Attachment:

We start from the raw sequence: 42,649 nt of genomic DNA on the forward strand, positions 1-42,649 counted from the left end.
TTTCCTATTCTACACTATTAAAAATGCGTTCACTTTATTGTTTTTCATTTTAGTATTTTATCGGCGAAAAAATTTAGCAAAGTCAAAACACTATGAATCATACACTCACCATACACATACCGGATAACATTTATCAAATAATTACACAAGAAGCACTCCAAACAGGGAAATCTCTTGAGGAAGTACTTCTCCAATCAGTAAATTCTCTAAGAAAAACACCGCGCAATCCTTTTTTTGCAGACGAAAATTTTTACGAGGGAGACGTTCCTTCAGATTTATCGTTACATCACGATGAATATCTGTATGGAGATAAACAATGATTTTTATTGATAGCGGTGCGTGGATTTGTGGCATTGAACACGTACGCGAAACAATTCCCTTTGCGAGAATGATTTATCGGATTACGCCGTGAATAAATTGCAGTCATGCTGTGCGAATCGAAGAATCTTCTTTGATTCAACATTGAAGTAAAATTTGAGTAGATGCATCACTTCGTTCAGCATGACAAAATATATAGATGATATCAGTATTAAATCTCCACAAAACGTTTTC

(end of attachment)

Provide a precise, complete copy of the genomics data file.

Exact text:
We start from the raw sequence: 42,649 nt of genomic DNA on the forward strand, positions 1-42,649 counted from the left end.
TTTCCTATTCTACACTATTAAAAATGCGTTCACTTTATTGTTTTTCATTTTAGTATTTTATCGGCGAAAAAATTTAGCAAAGTCAAAACACTATGAATCATACACTCACCATACACATACCGGATAACATTTATCAAATAATTACACAAGAAGCACTCCAAACAGGGAAATCTCTTGAGGAAGTACTTCTCCAATCAGTAAATTCTCTAAGAAAAACACCGCGCAATCCTTTTTTTGCAGACGAAAATTTTTACGAGGGAGACGTTCCTTCAGATTTATCGTTACATCACGATGAATATCTGTATGGAGATAAACAATGATTTTTATTGATAGCGGTGCGTGGATTTGTGGCATTGAACACGTACGCGAAACAATTCCCTTTGCGAGAATGATTTATCGGATTACGCCGTGAATAAATTGCAGTCATGCTGTGCGAATCGAAGAATCTTCTTTGATTCAACATTGAAGTAAAATTTGAGTAGATGCATCACTTCGTTCAGCATGACAAAATATATAGATGATATCAGTATTAAATCTCCACAAAACGTTTTC